22 Vets Commit Suicide Daily, is Medical Marijuana the Solution?
Dr. Sue Sisley, a former Department of Veterans Affairs physician, has devoted her life to coming with an effective treatment for PTSD. But her promising work is controversial and not without detractors.
As one of the nation’s foremost scientific experts on medical marijuana, Dr. Sisley is heading groundbreaking research on the potential use of cannabis in treating PTSD and other maladies suffered by millions of Vets and civilian Americans.
For the study, funded by a $2-M grant from the Colorado Health Department, she has partnered with Tier 1 medical institutions: Johns Hopkins University, the University of Pennsylvania, and the University of Colorado-Denver.
In announcing the federal government’s approval of her research project, Dr. Sisley drew a sustained standing ovation during a recent Fort Lauderdale medical marijuana conference.
“If there is even a chance that cannabis could help reduce the suffering of our veterans community then we have a duty to these vets to find ways to change public policy, to bring the science forward, and let the data speak for itself,” she says.
Dr. Sisley first became interested in cannabis as an alternative-medicine therapy for PTSD as VA physician and psychiatrist. Many of her patients told her marijuana was helping them in ways that approved medications were not.
At 1st Dr. Sisley was skeptical, in part because the Food and Drug Administration (FDA) has not approved marijuana’s use for PTSD. But, over time, the anecdotal evidence piled up, with 100’s of Vets telling her that cannabis was helping to control their symptoms of PTSD, depression, and anxiety.
At the same time, she noticed FDA-approved treatments for PTSD, antidepressants and painkillers, were not working for many of her patients.
“One of the things that became clear to me was that I was losing a lot of Veterans to suicide in my practice,” she says. “They were not responding to conventional medicine.”
The turning point came in early Y 2013, when the VA released a landmark study estimating that 22 Vets commit suicide daily.
As a professor at the University of Arizona, she was moved by the VA study to secure federal approval for a clinical trial to gauge the benefits of cannabis.
In March 2014, the US Health and Human Services Department “Geen-lighted” the study, but the University terminated her position shortly thereafter for political reasons.
University officials have declined to discuss Dr. Sisley’s dismissal.
Her termination drew wide national media attention and sparked a backlash from Veterans groups and medical scientists who argued that her dismissal spotlighted barriers that have long blocked marijuana research.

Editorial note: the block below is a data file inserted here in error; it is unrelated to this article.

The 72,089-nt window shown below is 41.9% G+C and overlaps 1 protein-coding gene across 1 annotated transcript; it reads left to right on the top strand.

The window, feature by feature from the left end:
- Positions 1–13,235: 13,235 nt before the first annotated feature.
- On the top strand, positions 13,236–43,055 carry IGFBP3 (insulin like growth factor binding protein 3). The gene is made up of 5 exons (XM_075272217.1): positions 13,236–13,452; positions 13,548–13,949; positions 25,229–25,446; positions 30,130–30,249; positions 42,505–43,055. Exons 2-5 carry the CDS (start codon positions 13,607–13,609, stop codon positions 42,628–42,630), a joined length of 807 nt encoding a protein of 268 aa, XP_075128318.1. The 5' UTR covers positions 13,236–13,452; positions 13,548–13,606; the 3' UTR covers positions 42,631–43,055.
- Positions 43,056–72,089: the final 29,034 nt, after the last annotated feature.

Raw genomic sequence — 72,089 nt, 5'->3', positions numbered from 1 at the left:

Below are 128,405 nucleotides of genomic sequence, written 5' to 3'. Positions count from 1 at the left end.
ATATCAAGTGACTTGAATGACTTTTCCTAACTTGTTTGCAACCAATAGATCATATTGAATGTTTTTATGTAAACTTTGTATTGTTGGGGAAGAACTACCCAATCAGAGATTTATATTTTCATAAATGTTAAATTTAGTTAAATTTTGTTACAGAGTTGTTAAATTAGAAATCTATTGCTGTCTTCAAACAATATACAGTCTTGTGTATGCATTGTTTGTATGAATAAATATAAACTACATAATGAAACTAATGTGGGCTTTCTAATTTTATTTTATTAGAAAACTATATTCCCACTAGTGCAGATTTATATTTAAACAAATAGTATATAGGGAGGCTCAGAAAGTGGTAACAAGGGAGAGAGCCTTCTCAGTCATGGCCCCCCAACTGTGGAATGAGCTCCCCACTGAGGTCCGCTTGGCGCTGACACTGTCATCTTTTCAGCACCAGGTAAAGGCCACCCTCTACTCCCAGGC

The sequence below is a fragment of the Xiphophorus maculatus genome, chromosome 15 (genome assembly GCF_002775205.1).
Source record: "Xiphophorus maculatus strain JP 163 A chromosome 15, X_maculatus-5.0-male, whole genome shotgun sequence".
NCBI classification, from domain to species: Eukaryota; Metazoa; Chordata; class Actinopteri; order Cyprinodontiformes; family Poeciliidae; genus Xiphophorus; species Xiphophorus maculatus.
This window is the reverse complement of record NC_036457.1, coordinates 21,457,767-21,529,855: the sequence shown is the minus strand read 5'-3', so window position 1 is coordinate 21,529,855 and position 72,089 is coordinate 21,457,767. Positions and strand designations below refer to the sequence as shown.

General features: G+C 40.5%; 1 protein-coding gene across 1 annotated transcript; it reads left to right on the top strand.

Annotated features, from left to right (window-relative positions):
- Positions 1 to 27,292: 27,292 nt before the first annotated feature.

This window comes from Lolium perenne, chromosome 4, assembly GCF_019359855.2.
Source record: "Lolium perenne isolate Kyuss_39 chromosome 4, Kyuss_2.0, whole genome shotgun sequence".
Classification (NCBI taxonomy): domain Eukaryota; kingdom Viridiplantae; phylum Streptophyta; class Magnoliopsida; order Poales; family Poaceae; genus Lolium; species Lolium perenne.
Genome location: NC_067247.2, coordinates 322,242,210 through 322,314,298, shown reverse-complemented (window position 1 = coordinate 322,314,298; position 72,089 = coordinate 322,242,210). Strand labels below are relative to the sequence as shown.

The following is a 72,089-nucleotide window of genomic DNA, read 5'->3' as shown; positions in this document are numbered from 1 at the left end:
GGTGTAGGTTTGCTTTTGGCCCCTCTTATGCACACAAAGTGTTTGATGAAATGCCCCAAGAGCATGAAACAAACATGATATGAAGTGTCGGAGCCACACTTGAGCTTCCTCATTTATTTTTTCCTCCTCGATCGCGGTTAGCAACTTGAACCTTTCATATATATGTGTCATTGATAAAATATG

Soon after, Dr. Sisley pulled in a handful of prestigious collaborators for her study, including the nonprofit Multidisciplinary Association for Psychedelic Studies.
And in April of this year, the Drug Enforcement Administration (DEA) gave its blessing to the project her the 1st researcher to win federal approval to study smoked marijuana a potential FDA-approved prescription medicine for PTSD.
Dr. Sisley notes federal drug laws place cannabis into the same category as harder drugs such as heroin and LSD.
Meanwhile, drugs approved to treat PTSD are classed as having “low addiction potential” including opioid painkillers linked to a huge spikes in overdose deaths and suicides among Vets and other Americans in recent years.
Many studies have suggested compounds in marijuana may have significant clinical properties, including cannabidiol (CBD) and tetrahydrocannabinol (THC).
Scientific research suggests cannabis holds promise in treating more than 40 health conditions, including cancer, arthritis, pain, epilepsy, glaucoma, HIV/AIDs, anxiety, multiple sclerosis, anxiety, depression, and Alzheimer’s disease.
Now, Dr. Sisley has been cheered by the growing acceptance of cannabis as a legitimate alternative-medicine therapy. Her research offers the prospect of addressing not only Veterans’ mental-health and addiction issues, but also those facing millions of civilian Americans.
“This is exciting because, finally, we have government money going to look at the efficacy of cannabis all different illnesses including the potential for cannabis to be used for pain management,” she said in a recent interview.
“So we are going to be answering all of these questions through these clinical trials and you’ll have this data, you’ll see this emerge, and get published over the next 3 years.”
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